"I look forward to receiving the plan, and we will look at it once it’s presented," Netanyahu said during a meeting attended by Vice President Mike Pence and Kushner in Poland in February. "I have to say that I know the Trump administration seeks to ensure the security of Israel for generations."

The White House declined to comment when asked for any details of the plan.

Copyright © 2019, ABC Radio. All rights reserved.

Wednesday
Apr102019

Fight against ISIS continues in Iraq and Syria, despite declaration of victory

U.S. Army(WASHINGTON) -- The U.S.-led coalition's fight against the Islamic State in Iraq and Syria is not over, despite a declaration of victory against the group's last remaining stronghold in eastern Syria last month.

In the week following the March 23 victory declaration by Syrian and Kurdish partner forces, the coalition conducted 52 strikes in Iraq and Syria, according to a statement released by the coalition on Wednesday.

Between March 24 and April 6, the coalition struck 28 ISIS tactical units and destroyed 72 vehicles, 17 fighting positions, 15 supply routes and three vehicles borne improvised explosive devices in Syria. During that same time period, the coalition struck three ISIS tactical units and destroyed seven tunnels, four supply routes, two buildings, two caves, one command and control center and one compound in Iraq.

"While the completion of territorial liberation is a major milestone, we will continue to work by, with, and through our partners in Iraq and Syria to deny ISIS the opportunity to re-emerge," Pentagon spokesperson Cmdr. Sean Robertson told ABC News.

He said Syrian and Kurdish partner forces continue to conduct back clearance operations -- or double checking areas already believed to be swept of militants -- and eliminating any remaining ISIS weapons caches.

"This back-clearance operation will be deliberate and thorough and help ensure the long-term security for the area," Robertson said.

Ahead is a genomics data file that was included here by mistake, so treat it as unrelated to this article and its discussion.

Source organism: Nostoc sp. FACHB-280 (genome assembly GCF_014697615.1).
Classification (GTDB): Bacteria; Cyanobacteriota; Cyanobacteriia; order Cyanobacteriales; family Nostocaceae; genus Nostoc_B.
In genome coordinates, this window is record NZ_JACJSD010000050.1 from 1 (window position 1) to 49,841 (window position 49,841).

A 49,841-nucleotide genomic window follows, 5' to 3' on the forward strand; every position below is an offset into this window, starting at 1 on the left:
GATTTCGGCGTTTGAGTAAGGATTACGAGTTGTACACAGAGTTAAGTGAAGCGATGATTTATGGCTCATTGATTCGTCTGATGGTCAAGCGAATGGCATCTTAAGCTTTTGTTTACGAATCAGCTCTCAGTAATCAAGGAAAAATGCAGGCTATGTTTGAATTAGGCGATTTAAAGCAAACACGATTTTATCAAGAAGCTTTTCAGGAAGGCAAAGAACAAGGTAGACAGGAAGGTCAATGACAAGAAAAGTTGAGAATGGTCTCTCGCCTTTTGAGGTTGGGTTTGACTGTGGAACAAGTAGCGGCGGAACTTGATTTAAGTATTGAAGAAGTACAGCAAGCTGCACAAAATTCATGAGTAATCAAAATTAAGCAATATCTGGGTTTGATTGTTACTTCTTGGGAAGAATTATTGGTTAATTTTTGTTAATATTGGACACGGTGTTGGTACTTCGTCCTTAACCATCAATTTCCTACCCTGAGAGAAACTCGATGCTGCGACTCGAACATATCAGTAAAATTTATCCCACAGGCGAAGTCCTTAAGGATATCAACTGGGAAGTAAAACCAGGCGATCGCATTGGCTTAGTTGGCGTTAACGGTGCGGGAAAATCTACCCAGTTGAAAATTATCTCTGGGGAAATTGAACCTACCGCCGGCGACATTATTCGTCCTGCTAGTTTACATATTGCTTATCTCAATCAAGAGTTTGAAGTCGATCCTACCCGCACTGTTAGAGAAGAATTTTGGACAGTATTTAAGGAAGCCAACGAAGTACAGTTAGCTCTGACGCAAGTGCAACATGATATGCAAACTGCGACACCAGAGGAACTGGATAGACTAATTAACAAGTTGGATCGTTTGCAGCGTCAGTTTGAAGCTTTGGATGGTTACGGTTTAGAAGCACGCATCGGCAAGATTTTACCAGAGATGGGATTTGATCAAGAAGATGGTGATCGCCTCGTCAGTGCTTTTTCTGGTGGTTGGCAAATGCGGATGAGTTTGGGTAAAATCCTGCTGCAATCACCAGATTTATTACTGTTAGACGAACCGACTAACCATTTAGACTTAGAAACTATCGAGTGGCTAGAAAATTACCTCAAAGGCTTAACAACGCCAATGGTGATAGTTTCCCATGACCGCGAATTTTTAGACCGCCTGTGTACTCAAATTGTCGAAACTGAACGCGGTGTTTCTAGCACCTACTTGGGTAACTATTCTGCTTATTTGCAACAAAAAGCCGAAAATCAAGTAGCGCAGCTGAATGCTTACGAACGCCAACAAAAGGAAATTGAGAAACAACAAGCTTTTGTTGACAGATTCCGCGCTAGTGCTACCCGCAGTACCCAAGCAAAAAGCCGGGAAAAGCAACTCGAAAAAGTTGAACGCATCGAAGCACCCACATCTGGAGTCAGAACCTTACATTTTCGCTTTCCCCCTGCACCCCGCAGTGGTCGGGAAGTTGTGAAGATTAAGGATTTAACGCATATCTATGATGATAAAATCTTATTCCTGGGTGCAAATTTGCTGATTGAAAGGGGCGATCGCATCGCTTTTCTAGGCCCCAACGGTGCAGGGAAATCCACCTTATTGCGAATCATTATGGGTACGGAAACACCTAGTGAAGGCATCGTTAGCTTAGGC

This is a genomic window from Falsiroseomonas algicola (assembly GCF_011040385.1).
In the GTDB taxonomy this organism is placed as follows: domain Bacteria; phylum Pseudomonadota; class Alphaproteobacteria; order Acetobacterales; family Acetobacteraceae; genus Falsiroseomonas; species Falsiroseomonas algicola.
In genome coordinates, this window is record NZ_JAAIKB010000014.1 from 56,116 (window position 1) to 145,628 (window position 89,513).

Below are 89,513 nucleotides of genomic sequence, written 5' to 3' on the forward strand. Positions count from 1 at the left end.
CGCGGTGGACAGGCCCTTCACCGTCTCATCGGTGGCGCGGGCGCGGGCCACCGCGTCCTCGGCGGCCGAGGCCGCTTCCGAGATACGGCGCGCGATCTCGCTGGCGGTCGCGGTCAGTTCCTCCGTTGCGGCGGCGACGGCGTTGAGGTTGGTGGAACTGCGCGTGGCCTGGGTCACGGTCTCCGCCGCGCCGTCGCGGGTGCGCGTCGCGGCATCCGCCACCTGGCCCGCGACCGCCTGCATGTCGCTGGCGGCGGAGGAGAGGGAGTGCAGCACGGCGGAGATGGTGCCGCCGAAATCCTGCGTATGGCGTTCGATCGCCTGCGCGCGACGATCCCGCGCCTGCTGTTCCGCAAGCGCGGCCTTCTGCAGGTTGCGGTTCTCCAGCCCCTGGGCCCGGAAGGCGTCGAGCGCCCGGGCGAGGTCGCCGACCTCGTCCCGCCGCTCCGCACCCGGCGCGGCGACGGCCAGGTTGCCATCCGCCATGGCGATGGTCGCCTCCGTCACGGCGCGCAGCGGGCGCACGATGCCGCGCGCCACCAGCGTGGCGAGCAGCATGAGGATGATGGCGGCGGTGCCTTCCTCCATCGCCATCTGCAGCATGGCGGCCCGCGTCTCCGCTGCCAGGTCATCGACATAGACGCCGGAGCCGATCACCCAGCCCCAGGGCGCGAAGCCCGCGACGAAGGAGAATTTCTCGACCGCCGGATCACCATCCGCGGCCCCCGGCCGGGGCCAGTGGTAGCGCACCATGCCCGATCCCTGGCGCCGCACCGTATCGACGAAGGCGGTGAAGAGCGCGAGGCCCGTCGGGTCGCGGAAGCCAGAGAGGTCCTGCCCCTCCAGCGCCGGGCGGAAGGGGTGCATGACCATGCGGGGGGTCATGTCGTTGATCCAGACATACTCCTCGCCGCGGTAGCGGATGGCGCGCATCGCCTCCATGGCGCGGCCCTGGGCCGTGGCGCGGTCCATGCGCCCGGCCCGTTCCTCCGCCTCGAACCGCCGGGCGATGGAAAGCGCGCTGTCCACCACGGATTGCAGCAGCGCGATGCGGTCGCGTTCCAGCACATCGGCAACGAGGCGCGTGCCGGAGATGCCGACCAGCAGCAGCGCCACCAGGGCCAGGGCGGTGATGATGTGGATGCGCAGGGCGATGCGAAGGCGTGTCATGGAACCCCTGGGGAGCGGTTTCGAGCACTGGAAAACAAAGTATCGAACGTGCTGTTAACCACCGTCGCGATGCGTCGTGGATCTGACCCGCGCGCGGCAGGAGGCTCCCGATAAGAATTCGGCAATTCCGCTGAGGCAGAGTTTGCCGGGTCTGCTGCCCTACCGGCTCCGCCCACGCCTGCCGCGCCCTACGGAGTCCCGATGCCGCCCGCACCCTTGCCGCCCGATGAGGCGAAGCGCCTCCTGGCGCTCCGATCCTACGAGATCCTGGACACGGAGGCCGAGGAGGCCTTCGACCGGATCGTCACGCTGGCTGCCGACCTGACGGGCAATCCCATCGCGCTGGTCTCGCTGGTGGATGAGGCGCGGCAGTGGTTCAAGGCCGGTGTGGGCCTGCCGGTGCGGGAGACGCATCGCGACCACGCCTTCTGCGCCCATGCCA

Despite the territorial defeat of a terror group that once controlled about 34,000 square miles of land, U.S. officials estimate there could be tens of thousands of ISIS fighters still in the region.

Last month, the then-head of U.S. forces in the Middle East warned against the "calculated" retreat of ISIS fighters from their last stronghold in Baghouz, saying the exodus of thousands is not a surrender, but a decision to retreat to camps and remote areas in the region until they can reconstitute as a violent extremist organization once again.

"We will see low-level attacks, we'll see assassinations, we'll see IED attacks, we'll see ambush type things as they begin to emerge from this. What our focus has to be is working with our partners," Gen. Joseph Votel told the House Armed Services Committee on March 7. "We're going to have to keep pressure on this."

In Iraq, where the military declared liberation from ISIS in December 2017, the terror group has already established sanctuaries, according to a report released last month by the Institute for the Study of War, "setting the conditions for future offensive operations against the Government of Iraq."

"The U.S. and its partners should not view the current relative security in Baghdad as confirmation of the defeat of ISIS," the Institute for the Study of War wrote. "The U.S. Anti-ISIS Coalition's strategy to enable Iraq to 'independently manage' an insurgency through intelligence support and other building partner capacity efforts will likely fail to prevent ISIS from regaining momentum based on its current trajectory in Iraq."